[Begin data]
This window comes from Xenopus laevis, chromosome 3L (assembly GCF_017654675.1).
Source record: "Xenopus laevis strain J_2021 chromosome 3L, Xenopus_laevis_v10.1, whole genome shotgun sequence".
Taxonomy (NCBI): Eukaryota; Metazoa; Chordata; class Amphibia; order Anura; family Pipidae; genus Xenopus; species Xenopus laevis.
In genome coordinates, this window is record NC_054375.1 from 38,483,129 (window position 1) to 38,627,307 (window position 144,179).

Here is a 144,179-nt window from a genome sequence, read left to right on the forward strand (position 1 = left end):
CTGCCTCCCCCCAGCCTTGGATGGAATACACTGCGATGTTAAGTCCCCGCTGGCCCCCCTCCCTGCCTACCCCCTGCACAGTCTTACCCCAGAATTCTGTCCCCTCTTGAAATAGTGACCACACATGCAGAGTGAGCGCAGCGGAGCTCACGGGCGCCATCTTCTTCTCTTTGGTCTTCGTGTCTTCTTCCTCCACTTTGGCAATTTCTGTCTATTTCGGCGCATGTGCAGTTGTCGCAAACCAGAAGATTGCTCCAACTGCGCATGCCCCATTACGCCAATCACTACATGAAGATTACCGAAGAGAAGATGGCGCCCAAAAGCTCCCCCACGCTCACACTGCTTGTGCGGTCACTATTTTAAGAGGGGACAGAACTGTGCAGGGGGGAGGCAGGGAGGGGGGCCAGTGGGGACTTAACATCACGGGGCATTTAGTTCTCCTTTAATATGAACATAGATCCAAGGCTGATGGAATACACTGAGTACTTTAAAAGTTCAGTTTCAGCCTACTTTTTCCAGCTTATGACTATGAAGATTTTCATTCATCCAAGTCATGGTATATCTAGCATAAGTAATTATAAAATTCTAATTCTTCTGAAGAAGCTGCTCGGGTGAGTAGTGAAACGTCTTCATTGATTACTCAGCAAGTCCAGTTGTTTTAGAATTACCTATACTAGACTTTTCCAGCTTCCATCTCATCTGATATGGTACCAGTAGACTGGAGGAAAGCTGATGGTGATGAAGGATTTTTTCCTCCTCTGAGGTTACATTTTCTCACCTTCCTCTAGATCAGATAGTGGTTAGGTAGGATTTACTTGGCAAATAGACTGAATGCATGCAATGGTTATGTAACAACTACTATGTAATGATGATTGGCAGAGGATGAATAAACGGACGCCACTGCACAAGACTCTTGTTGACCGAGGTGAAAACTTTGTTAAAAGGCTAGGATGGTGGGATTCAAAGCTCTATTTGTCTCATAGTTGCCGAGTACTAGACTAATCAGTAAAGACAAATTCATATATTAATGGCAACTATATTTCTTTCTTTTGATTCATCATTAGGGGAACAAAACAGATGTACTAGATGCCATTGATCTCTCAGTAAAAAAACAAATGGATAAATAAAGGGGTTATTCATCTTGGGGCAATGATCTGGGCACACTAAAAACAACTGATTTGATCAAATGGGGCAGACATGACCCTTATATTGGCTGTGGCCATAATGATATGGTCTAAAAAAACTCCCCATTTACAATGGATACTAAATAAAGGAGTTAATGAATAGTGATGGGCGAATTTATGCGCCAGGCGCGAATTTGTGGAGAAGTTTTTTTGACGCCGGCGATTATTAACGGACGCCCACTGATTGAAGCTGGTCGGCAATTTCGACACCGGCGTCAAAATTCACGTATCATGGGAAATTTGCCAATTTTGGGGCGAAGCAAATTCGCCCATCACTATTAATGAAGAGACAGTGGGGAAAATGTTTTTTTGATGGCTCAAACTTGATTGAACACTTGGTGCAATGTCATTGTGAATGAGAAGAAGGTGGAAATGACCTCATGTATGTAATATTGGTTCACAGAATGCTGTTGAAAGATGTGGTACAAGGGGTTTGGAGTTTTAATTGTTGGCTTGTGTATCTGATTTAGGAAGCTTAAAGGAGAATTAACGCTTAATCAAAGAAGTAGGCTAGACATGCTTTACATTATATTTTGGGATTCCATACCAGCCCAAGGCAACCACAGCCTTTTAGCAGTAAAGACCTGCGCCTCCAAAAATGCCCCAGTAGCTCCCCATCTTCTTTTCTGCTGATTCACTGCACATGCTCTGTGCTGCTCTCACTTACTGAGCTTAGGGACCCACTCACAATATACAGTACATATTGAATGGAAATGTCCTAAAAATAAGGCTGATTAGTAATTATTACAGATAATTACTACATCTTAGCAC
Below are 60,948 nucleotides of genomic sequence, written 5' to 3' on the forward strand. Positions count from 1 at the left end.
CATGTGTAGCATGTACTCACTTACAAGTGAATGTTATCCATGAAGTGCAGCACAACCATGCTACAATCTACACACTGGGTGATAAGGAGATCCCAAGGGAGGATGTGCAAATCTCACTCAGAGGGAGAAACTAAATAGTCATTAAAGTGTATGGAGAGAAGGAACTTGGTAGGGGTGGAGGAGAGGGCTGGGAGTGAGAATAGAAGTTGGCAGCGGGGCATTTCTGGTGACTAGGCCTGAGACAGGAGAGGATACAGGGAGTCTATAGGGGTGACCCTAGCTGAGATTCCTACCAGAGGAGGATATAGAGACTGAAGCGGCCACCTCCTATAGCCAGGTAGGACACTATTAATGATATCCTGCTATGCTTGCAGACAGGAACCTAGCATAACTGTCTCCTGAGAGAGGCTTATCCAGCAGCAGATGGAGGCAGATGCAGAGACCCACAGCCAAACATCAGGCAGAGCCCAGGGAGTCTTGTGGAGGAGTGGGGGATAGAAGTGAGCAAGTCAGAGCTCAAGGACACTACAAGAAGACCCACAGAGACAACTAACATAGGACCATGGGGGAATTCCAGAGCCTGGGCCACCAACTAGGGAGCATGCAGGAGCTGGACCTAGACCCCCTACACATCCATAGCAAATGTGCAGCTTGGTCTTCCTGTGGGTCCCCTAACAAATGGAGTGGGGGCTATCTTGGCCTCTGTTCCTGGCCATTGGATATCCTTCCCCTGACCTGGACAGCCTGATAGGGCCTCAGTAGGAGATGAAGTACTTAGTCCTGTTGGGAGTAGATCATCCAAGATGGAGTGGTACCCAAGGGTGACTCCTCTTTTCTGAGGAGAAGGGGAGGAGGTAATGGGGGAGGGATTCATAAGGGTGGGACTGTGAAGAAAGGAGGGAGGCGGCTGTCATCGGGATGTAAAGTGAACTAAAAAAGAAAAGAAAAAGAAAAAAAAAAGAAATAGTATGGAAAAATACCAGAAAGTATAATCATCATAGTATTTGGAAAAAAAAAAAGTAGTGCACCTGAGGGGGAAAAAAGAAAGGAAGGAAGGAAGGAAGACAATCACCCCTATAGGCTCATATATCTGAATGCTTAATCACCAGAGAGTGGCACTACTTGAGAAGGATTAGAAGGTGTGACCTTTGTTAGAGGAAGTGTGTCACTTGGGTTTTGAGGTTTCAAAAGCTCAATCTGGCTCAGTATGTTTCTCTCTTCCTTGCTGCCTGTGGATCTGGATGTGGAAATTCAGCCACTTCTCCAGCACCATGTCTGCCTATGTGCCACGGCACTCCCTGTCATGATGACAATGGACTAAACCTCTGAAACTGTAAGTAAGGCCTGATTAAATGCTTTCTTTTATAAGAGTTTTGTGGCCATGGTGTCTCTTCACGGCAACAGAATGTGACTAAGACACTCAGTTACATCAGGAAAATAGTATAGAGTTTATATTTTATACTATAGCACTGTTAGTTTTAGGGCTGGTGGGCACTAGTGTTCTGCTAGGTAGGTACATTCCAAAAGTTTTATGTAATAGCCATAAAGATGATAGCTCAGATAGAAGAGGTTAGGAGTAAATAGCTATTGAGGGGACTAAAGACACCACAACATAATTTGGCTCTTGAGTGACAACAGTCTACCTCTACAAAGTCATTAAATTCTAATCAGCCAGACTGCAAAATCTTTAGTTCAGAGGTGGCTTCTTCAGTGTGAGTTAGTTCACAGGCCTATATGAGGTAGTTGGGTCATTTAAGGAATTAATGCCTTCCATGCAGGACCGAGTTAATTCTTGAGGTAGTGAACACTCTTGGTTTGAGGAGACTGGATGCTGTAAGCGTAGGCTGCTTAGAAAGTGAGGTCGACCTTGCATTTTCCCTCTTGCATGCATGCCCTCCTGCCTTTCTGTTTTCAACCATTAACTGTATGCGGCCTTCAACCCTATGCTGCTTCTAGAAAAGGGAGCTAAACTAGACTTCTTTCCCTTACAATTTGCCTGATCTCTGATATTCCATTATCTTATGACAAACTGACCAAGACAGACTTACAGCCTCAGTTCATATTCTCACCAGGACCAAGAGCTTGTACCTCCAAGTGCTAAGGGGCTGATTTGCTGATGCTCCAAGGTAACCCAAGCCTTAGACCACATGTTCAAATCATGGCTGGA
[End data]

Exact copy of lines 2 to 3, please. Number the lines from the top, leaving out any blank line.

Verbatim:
Source record: "Xenopus laevis strain J_2021 chromosome 3L, Xenopus_laevis_v10.1, whole genome shotgun sequence".
Taxonomy (NCBI): Eukaryota; Metazoa; Chordata; class Amphibia; order Anura; family Pipidae; genus Xenopus; species Xenopus laevis.